By the time of his departure, he had started to wear out his welcome. “It kind of looks like the racketeers ran a better business than Mr. Hughes does,” said County Commissioner James Ryan, a couple of weeks after his departure. “At least when (mobsters) were here, people played by the rules and when there was a problem with the rules, they went outside the county line.”

Some people at the time blamed a palace coup for causing Hughes to leave; others have said it stemmed from nuclear weapons testing to the north of Las Vegas; still others pointed to a federal probe into possible kickbacks tied to his purchases. When Hughes applied for new gaming licenses reflecting a corporate reorganization, Gov. Mike O’Callaghan demanded proof that they were legitimate.

In addition, complaints arose that he had cut out the personal service and luxury touches that came with Mafia ownership of resorts.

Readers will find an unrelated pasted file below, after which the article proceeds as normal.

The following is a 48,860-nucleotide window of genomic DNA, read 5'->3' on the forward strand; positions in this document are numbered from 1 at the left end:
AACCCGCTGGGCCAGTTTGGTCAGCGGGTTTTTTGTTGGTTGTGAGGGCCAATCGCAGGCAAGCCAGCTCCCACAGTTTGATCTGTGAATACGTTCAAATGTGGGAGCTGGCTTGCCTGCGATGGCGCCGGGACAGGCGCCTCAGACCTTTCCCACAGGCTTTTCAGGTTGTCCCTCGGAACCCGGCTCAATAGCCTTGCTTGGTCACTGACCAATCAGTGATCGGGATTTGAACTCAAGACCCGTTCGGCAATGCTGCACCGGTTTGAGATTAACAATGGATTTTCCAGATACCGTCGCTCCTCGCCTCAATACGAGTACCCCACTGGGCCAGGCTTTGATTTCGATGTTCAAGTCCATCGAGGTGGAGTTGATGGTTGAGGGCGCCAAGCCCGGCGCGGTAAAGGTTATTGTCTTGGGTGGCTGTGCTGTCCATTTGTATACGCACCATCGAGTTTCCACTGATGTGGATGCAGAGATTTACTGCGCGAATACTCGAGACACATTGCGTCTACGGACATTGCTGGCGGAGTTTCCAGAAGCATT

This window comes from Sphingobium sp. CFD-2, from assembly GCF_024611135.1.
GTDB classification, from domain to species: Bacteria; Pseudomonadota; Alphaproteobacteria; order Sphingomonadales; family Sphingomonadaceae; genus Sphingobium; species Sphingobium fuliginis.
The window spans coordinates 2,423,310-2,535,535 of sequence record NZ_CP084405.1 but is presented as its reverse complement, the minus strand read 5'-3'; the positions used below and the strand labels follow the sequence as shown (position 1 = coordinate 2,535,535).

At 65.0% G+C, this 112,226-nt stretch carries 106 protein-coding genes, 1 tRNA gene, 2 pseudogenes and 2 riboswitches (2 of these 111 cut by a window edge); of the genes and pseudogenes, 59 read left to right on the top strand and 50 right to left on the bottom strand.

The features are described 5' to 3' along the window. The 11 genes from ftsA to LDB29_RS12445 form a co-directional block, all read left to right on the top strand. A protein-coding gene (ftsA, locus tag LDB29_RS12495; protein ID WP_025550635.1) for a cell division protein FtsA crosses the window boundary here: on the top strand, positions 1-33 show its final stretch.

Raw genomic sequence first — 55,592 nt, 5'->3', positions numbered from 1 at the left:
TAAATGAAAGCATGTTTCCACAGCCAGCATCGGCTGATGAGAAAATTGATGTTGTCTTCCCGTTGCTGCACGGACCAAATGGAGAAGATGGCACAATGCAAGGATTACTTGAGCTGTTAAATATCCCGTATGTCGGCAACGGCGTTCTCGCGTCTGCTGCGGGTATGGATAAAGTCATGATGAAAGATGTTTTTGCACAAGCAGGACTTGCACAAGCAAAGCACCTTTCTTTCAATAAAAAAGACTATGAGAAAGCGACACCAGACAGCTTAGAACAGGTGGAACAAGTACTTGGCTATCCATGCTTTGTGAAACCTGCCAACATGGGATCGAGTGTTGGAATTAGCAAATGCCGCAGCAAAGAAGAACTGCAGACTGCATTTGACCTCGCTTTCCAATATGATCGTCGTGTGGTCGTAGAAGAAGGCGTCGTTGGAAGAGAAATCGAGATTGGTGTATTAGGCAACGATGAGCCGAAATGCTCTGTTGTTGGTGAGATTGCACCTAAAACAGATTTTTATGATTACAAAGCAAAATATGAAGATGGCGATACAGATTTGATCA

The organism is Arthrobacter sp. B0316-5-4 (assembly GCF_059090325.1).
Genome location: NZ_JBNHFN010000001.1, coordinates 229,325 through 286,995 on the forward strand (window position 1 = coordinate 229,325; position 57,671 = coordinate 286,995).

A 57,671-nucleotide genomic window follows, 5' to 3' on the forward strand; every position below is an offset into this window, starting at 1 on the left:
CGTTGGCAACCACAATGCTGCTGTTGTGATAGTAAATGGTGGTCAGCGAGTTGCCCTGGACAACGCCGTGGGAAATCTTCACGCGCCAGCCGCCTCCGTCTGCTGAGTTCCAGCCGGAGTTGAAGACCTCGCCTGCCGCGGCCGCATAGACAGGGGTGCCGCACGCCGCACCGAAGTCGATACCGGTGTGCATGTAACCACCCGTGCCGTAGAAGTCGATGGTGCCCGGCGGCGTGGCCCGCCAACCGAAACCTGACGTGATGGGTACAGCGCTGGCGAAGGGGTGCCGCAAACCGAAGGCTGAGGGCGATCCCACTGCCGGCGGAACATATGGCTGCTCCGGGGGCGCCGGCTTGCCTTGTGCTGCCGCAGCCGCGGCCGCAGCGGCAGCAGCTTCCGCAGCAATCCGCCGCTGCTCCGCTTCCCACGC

Whatever the case, litigation ensued over control of his business realm, the validity of a series of wills and who would inherit his riches. Ultimately, the successors decided to sell all his gaming interests, many of which lost money. The mining claims were deemed worthless.

Instead, what became the Howard Hughes Corp. concentrated on real estate development, including the business center east of the Strip, the industrial park south of McCarran and the signature community, Summerlin.

Contact reporter Tim O’Reiley at toreiley@reviewjournal.com or at 702-387-5290.